It’s no secret that the internet has revolutionized the way we can access information. At the click of a button, you can be transported across the web, but unbeknownst to you, you leave a trail of data, or your digital footprints, everywhere you go.
Computers, and other smart devices, can be susceptible to cyber attacks; and if you’re not careful, hackers can get access to your personal information and confidential data.
With kids joining social media and browsing the web at an early age, it’s critical that parents discuss the importance of protecting themselves when they’re online.
The Good Hands Advice team spoke with Allstate Canada’s Cybersecurity team to help parents learn how they can speak to their kids about internet safety.
What Are Some Internet Safety Tips for Kids?
Inform Your Child of Potential Cyber Threats
Some parents may shy away from having difficult conversations with their kids, but when it comes to internet safety it is important that you inform them of potential threats online.
Foster a safe and welcoming space by involving your kids in establishing rules and boundaries for how their devices and the internet will be used to stay secure.
When it comes to staying cybersecure, prevention is always better than the cure, and the first step starts with a conversation.
Spend Time Teaching Your Children to Identify Suspicious Messages.
Once they have a basic understanding of what a cyber attack may look like, it’s time to teach them how to identify suspicious behaviours. Train your kids to be cautious and think before they click. Cyber criminals continue to imitate legitimate institutions to trick people into sharing confidential or sensitive information for one reason – it works.
Spend time teaching your kids to identify suspicious messages that have:
- Spelling or grammar errors;
- A sense of urgency to avoid a negative outcome or;
- Requests to click a link and provide personal information such as their account username and passwords.
Remember, just because something may appear legitimate, doesn’t mean that it is. Be sure to have them take a few extra minutes before clicking on anything to identify if the message is coming from a trusted source.
The Canadian government has identified the seven red flags of phishing.
Discuss How They Can Protect Their Digital Footprint
As mentioned earlier, when you’re online, you leave your digital footprints everywhere. Your digital footprint tracks, stores, and records every digital “move” you make online and shapes your digital identity.
Children and teenagers may think it’s safe to share personal information like their address, school, vacation plans, or daily routines online. However, cyber criminals can leverage this information to launch cyber attacks. Oversharing on social media can also have adverse effects to your home as well.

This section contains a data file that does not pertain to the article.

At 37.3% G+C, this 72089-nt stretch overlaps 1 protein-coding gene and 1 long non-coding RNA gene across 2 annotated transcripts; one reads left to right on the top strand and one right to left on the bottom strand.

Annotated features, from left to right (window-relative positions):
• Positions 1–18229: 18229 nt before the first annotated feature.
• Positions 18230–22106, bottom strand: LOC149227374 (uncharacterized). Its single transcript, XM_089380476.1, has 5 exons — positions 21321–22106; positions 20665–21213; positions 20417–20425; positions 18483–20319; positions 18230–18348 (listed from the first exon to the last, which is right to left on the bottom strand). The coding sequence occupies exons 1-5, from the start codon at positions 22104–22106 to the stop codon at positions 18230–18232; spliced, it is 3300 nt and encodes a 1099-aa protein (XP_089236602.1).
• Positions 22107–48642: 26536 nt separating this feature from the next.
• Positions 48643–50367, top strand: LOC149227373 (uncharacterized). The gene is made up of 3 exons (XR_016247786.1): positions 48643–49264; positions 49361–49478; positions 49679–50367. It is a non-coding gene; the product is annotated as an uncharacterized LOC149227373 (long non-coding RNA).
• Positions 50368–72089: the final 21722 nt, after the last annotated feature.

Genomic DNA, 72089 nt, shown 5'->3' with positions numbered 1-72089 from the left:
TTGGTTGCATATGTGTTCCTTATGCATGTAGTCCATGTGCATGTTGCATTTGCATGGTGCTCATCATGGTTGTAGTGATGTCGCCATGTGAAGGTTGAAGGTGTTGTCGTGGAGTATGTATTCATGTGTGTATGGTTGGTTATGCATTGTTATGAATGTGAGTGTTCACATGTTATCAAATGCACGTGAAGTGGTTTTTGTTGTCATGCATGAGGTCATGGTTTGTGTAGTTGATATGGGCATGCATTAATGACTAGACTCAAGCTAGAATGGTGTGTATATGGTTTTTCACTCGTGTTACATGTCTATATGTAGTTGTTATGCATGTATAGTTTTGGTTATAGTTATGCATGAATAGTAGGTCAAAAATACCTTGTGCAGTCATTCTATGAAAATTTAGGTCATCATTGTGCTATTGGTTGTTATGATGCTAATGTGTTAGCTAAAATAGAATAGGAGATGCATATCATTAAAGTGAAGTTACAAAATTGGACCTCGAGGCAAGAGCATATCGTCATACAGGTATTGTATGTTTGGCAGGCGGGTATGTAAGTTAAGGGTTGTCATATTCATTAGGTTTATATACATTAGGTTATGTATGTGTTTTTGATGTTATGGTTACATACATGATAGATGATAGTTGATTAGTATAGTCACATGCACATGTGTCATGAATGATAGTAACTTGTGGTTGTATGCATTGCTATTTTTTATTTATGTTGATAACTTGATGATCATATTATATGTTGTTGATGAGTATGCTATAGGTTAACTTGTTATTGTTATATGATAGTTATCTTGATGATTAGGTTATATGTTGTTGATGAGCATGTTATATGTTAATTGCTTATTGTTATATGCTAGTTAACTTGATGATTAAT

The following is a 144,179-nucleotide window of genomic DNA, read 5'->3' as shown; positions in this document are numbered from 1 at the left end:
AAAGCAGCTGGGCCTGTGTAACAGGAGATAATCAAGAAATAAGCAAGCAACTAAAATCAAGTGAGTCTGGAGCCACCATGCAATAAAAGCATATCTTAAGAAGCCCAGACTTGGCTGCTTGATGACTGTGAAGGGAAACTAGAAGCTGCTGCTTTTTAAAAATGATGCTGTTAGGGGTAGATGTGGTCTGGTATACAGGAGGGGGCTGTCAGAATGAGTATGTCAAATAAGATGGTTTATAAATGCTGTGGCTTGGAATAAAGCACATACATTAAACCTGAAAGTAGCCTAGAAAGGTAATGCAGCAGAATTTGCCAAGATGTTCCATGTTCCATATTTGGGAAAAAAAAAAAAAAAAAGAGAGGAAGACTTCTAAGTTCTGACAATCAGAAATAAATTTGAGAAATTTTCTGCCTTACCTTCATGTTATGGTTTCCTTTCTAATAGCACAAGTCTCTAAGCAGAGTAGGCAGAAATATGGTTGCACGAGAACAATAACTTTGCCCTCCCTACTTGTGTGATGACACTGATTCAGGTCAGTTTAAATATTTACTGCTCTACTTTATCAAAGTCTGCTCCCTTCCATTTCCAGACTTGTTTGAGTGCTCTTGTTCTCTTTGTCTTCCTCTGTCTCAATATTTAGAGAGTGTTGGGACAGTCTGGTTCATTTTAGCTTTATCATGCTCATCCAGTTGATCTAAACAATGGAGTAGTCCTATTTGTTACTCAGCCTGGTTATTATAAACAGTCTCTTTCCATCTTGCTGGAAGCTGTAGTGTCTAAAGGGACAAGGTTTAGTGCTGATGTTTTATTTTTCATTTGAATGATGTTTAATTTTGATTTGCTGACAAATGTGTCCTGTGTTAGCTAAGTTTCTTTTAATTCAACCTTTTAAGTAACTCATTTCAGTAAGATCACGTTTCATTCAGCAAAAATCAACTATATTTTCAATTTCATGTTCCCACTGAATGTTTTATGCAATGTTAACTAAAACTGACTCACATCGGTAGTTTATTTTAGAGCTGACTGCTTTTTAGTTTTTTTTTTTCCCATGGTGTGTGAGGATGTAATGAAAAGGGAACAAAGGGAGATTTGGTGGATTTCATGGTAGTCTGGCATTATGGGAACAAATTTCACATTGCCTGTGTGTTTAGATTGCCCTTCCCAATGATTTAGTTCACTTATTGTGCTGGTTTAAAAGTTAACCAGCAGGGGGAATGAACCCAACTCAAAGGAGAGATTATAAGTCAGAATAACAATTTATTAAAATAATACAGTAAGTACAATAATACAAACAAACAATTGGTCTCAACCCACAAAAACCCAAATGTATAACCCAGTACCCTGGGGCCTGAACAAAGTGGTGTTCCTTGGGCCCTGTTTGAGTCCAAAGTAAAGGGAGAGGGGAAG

Our Cybersecurity team recommends helping your kids stay protected by:
- Discussing personal information that should be kept offline;
- Using privacy settings on devices and apps;
- Creating usernames and pseudonyms that keep their personal identity private;
- Using strong, hard-to-guess, passwords that use a mix of numbers, letters, and symbols when possible; and
- Establish boundaries with parental controls using Google’s Family Link
Teach Them to Only Download Apps from Secure Sources
Downloading things you find online can be easy but, be careful where you get them from. If you use untrustworthy sources, your device and data could be at risk.
Everything from editing software to game apps can potentially make you vulnerable to attacks if it’s not coming from a reliable source. Encourage your kids to only use Google Play or the Apple App Store, and teach them to always review the privacy settings with you before downloading.
Inform Them of the Importance of Having the Most Up to Date Software
Software updates are designed to do more than add new, cool features – they also fix vulnerabilities that may leave data and personal information susceptible to cyber attacks.
Many devices allow you to turn on automatic software updates for the operating system, security protection and apps. It’s a great way to add an extra layer of protection for your kids. For apps that don’t offer automatic updates, always remember to complete the updates as soon as you’re prompted.
Although the internet is amazing for learning, fun and entertainment, as kids participate in online activities, it’s important to ensure they’re protected.
Get the conversation started today! Having regular discussions about cyber security will give you insight into how they’re exploring the internet, while letting them know you’re a safe space they can go to for support.
Disclaimer: This information and the websites referenced are provided for your convenience only and should not be construed as providing legal or insurance advice. Allstate does not control or guarantee the accuracy of any content on any third-party site. Allstate is not responsible for the privacy practices of any third-party site.